A lot of hosts offer a free option, as an introductory measure. This free option usually isn't suitable for a microisv because it often has limitations, such as restricted daily bandwidth allowances, and sometimes (less commonly now) includes their ads on your pages.
One more reason why the free hosting doesn't suit you: they often have restrictions saying you can't use this account to host a business. (I assume they do this for legal reasons -- they can't afford to be sued for lost revenue, over a hosting account they've given away for free)
ensure they have a money back guarantee
All reputable hosting companies should offer this. It's not like you've worn out their servers.
check that the host will allow hosting of executables and zips
Ultimately, you'll distribute your product in some binary form -- an executable, a zip or an msi file. Ensure that your host will let you publish these types of files. Similarly if your plans include the distributions of other filetypes, make sure that they're allowed by your host -- mp3's, for example, are banned from many hosting companies for fear of copyright violations.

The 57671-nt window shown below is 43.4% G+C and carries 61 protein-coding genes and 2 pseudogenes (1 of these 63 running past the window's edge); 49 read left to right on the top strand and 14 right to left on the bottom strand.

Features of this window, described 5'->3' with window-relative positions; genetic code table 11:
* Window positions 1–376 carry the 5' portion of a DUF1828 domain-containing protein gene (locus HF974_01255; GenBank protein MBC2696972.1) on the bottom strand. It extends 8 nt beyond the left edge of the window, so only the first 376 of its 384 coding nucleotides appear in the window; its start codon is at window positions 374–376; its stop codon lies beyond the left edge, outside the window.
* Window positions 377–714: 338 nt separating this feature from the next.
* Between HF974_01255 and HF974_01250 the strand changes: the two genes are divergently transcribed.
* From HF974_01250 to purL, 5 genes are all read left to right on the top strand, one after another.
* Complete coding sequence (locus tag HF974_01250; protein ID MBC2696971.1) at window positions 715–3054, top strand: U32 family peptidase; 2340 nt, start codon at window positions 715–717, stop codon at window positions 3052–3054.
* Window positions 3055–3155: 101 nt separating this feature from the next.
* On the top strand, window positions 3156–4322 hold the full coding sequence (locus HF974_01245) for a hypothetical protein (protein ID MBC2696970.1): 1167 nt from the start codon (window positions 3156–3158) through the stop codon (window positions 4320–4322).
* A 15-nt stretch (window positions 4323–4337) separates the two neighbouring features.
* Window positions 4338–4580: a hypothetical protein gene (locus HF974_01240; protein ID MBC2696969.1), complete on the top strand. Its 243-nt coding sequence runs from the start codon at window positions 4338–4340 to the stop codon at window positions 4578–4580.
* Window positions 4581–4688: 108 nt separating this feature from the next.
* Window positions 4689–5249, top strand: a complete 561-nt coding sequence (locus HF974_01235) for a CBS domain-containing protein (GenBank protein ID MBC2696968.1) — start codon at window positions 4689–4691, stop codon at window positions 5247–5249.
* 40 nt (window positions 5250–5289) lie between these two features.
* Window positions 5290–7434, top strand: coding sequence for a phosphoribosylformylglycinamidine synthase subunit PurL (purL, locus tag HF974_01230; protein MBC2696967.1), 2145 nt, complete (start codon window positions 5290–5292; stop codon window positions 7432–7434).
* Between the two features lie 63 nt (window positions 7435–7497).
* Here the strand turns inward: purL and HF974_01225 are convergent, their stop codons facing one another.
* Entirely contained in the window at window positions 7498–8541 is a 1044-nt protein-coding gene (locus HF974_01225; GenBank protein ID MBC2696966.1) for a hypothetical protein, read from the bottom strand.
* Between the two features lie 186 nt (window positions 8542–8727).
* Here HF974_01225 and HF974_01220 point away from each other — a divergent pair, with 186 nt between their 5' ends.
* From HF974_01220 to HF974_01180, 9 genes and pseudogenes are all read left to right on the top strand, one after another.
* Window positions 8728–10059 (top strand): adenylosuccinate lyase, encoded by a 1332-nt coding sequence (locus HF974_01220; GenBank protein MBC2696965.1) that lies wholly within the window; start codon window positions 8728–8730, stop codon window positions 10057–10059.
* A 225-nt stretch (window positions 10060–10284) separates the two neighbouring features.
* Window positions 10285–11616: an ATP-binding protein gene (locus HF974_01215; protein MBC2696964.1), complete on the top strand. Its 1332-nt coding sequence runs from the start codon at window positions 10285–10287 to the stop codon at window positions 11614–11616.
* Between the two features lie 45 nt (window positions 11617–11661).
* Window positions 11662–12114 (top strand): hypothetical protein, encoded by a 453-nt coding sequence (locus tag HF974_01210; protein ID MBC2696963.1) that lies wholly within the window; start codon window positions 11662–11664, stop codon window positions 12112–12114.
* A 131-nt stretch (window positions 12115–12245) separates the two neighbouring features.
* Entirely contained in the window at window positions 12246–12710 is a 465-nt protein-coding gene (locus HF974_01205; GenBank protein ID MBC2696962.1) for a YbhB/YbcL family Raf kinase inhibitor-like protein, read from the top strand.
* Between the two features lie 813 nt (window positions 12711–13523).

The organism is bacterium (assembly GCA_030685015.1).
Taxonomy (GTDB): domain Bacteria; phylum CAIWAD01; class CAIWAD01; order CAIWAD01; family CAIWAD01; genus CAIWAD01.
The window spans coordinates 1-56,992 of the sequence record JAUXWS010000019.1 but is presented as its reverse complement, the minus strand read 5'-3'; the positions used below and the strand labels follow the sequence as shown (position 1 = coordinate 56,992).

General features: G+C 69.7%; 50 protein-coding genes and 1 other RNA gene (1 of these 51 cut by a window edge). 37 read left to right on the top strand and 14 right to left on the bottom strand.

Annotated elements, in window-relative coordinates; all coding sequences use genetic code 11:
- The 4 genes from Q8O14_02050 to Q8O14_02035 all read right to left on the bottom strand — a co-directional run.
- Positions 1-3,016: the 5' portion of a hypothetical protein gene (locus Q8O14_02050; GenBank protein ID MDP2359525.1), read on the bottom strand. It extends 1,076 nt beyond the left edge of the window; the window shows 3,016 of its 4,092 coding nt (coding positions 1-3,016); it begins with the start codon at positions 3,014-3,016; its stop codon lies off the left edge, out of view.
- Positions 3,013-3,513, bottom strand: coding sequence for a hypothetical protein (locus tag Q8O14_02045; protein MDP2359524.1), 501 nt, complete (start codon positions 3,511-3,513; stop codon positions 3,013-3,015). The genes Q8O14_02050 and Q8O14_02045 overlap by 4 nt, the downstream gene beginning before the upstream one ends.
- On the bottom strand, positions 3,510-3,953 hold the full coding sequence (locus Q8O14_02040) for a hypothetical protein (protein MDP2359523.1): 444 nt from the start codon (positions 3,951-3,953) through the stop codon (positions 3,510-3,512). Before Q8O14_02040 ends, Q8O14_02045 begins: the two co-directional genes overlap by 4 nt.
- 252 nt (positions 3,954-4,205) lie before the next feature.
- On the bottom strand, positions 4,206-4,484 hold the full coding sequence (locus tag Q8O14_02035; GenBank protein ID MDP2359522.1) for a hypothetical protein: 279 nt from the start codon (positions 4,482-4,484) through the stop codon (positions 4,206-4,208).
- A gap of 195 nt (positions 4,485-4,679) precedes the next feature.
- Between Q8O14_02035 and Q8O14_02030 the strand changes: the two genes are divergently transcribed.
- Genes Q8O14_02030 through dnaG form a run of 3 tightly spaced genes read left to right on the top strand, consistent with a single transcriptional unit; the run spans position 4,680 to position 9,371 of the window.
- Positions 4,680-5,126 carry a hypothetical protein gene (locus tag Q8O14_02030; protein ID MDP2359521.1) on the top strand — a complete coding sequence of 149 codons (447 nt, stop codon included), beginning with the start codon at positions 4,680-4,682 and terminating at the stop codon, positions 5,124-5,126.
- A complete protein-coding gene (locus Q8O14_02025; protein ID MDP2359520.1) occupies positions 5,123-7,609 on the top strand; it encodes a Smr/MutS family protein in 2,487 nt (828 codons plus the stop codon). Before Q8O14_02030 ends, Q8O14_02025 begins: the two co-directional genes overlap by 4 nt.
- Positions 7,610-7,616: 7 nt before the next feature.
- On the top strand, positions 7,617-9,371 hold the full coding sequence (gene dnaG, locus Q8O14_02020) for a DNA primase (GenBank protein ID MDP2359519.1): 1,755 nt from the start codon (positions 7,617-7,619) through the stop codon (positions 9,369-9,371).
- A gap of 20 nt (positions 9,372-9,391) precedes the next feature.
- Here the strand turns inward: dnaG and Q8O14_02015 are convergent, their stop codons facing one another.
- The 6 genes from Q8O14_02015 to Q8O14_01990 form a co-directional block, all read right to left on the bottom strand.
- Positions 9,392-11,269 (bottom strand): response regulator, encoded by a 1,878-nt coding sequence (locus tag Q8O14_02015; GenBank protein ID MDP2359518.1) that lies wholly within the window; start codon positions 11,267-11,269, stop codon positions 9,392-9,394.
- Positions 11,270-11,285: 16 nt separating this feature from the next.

check that you're allowed to have a professional site
Companies that don't host professional sites will make this pretty clear in their terms and conditions. Just a tiny point to watch out for.
check that you won't hit any traffic limitations yet
"If thirty percent of your visitors download your product, and three percent of the downloads result in a sale... how much bandwidth per month will you need to reach minimum wage? What if I get dugg?"
Really, these kind of equations are not necessary. Currently, companies will offer around 20 gig as their standard, and also offer 'unlimited' bandwidth options. Of course there's no such thing as unlimited bandwidth -- this usually means that the bandwidth limits are high enough that something else would break before you reached them.